Gerrit Cole set a Yankees’ single-season record with 257 strikeouts in 2022— Sarah Langs (@SlangsOnSports) December 16, 2022
Carlos Rodón had 237 K’s
The Yankees have had 6 individual seasons of 230+ K’s (2 by Cole). They’ve never had 2 pitchers reach that mark in the same season
Already, we’re dreaming of an AL Cy Young race for the ages between the two workhorses, the strikeout crown potentially coming down to their final respective starts of the season. It’s not just the internal competition that can benefit Cole — like the Yankees’ ace, Rodón throws one of the hardest fastballs in baseball, but also has the ability to add and subtract velocity throughout a contest — a talent usually reserved for only the best flamethrowers like Cole and Justin Verlander. I’m sure this shared ability will generate plenty of intriguing conversations.
I’ve brought this up before, but Carlos Rodón appears to be the biggest in-game velocity gainer in MLB. Last year, he averaged an increase of 1.1 mph after his first time through the order, by far the largest in the league. (He was first in 2021 too, at 1.4 mph.)— Lucas (@DBITLefty) December 16, 2022
But let’s not forget Nestor Cortes. Between him, Cole, and Rodón, the Yankees have stockpiled three of the best fastball-throwing starting pitchers in the league.
Most Strikeouts ending in a Fastball in 2022:— Katie Sharp (@ktsharp) December 16, 2022
Nestor Cortes 144
Gerrit Cole 141
Carlos Rodon 135
The resemblance in pitching philosophy between Rodón and Cortes is exciting. Both attack the zone with rising four-seamers complemented by nasty sharp-breaking sliders. Seeing the way both men made the jump from overlooked arms to two of the best lefty starters in the game over the last few years gives added hope that they can collaborate as teammates to further refine the elements of their games that mirror each other.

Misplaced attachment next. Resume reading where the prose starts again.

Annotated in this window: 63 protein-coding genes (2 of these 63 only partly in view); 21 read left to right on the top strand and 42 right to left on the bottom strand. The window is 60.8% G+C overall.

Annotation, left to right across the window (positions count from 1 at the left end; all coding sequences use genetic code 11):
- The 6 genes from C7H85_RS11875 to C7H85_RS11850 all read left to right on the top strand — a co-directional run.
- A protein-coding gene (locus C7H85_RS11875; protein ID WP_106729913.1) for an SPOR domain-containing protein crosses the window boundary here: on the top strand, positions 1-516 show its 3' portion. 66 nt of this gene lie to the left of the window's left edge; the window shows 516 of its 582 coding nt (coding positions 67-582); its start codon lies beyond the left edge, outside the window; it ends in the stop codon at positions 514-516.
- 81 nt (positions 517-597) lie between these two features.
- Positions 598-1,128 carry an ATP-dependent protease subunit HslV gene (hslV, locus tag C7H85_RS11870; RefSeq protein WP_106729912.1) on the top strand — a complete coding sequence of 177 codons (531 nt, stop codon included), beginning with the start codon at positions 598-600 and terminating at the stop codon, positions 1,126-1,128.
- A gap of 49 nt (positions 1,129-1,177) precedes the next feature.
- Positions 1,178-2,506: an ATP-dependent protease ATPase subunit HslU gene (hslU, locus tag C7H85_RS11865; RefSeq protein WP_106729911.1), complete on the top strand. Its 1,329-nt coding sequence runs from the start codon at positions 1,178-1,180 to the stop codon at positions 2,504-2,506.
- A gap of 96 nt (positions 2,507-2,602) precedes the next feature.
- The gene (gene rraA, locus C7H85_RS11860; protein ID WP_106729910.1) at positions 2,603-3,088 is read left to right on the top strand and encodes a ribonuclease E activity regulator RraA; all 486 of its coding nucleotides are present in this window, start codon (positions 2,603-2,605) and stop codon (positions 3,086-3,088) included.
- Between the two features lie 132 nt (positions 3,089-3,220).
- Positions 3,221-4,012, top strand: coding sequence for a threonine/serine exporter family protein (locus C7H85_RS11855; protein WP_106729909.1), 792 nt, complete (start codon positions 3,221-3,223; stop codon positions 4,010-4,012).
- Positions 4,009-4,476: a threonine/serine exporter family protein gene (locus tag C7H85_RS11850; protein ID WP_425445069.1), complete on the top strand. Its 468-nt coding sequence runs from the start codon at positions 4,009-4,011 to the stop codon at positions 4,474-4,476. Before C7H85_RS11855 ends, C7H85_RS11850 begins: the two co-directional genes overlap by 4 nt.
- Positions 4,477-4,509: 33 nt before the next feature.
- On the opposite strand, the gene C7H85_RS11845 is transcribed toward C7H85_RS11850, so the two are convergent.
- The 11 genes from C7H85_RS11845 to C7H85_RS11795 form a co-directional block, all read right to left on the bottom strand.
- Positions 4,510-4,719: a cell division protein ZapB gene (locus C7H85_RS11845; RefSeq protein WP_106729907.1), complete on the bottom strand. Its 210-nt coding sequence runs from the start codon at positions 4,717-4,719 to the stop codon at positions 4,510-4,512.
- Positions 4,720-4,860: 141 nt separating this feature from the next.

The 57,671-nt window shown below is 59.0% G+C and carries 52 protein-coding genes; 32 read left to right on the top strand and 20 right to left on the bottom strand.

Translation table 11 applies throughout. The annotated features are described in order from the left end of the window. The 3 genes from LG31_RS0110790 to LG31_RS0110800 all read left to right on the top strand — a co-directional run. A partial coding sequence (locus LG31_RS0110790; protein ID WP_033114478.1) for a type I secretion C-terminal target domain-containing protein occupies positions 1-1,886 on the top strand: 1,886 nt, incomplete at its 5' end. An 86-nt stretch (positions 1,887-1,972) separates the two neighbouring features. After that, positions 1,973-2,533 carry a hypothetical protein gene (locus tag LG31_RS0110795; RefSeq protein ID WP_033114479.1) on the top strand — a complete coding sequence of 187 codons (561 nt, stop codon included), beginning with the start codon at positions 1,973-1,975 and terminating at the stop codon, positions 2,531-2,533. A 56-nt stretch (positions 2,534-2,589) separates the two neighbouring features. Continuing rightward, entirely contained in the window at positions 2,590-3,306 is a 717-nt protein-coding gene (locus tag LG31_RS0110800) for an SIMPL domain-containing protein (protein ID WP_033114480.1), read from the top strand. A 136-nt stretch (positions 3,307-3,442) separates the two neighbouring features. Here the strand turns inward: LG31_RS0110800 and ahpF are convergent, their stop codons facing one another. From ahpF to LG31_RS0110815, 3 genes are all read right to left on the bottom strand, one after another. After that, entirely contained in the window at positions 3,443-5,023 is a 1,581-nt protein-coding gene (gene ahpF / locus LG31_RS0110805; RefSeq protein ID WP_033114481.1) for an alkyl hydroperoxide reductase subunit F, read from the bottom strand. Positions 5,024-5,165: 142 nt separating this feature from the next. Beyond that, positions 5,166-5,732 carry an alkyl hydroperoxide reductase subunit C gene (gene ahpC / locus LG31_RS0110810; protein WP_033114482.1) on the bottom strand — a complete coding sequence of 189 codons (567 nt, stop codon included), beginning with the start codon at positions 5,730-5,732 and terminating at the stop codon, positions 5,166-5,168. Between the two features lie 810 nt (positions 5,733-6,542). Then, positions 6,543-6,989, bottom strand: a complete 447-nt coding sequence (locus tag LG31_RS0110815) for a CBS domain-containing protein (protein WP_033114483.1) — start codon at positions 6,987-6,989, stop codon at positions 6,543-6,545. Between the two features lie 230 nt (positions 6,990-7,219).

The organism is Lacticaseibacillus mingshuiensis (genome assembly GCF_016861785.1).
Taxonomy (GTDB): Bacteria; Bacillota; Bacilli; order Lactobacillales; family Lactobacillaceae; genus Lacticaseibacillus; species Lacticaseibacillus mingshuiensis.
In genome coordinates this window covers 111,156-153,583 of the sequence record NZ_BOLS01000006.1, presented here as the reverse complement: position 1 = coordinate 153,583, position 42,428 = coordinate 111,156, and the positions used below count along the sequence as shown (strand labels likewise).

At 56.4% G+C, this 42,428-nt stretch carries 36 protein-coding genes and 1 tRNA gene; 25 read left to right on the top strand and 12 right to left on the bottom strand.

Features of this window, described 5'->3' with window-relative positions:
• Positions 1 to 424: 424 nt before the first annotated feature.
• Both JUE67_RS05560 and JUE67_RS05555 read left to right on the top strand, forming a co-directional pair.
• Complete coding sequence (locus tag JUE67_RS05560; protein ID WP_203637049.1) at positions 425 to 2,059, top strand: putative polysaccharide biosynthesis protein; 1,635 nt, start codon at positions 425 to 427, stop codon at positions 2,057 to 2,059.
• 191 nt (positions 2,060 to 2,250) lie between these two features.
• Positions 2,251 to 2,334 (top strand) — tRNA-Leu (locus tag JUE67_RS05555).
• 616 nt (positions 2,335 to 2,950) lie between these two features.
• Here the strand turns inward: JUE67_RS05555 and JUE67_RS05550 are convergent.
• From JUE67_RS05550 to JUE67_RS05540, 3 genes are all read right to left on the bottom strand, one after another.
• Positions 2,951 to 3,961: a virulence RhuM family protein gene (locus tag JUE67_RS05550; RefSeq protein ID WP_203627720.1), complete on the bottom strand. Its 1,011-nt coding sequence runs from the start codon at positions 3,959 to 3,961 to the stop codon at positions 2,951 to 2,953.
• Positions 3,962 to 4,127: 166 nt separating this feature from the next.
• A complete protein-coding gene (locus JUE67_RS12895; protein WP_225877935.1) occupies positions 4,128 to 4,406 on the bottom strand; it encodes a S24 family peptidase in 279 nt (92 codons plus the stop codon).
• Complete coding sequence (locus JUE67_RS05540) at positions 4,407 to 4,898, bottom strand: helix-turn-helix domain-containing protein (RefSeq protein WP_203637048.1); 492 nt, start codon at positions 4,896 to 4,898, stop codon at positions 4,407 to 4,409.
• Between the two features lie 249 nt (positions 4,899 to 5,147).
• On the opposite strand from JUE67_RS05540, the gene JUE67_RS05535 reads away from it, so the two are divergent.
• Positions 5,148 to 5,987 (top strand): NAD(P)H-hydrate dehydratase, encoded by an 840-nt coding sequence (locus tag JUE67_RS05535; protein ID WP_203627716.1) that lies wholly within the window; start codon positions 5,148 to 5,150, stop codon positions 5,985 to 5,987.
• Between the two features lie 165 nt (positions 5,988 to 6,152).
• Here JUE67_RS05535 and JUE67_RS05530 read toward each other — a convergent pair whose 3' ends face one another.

Gerrit Cole (3.50 ERA) & Nestor Cortes (2.44 ERA) each made 25+ starts for NYY in 2022— Sarah Langs (@SlangsOnSports) December 16, 2022
Carlos Rodón had a 2.88 ERA in 31 starts
The last time the Yankees had 3 pitchers with a 3.50 ERA or lower, min 25 GS each, in a season:
1972 -- Steve Kline, Fritz Peterson, Mel Stottlemyre
Signing Rodón is a statement by the Yankees that they intend to win now and in the near future. Bringing back Judge was a massive step in that direction, but even shortly after the big man’s signing fans voiced their concerns that simply rolling it back with last year’s squad was not enough.
We know that a large part of negotiations with Judge concerned guarantees from Yankees ownership that they would build a contender around the returning face of their franchise to take maximum advantage of him re-donning the pinstripes.
Hal Steinbrenner promised Aaron Judge that they could handle his contract and still do more to improve the club. By adding Carlos Rodón, the #Yankees delivered.— Bryan Hoch (@BryanHoch) December 16, 2022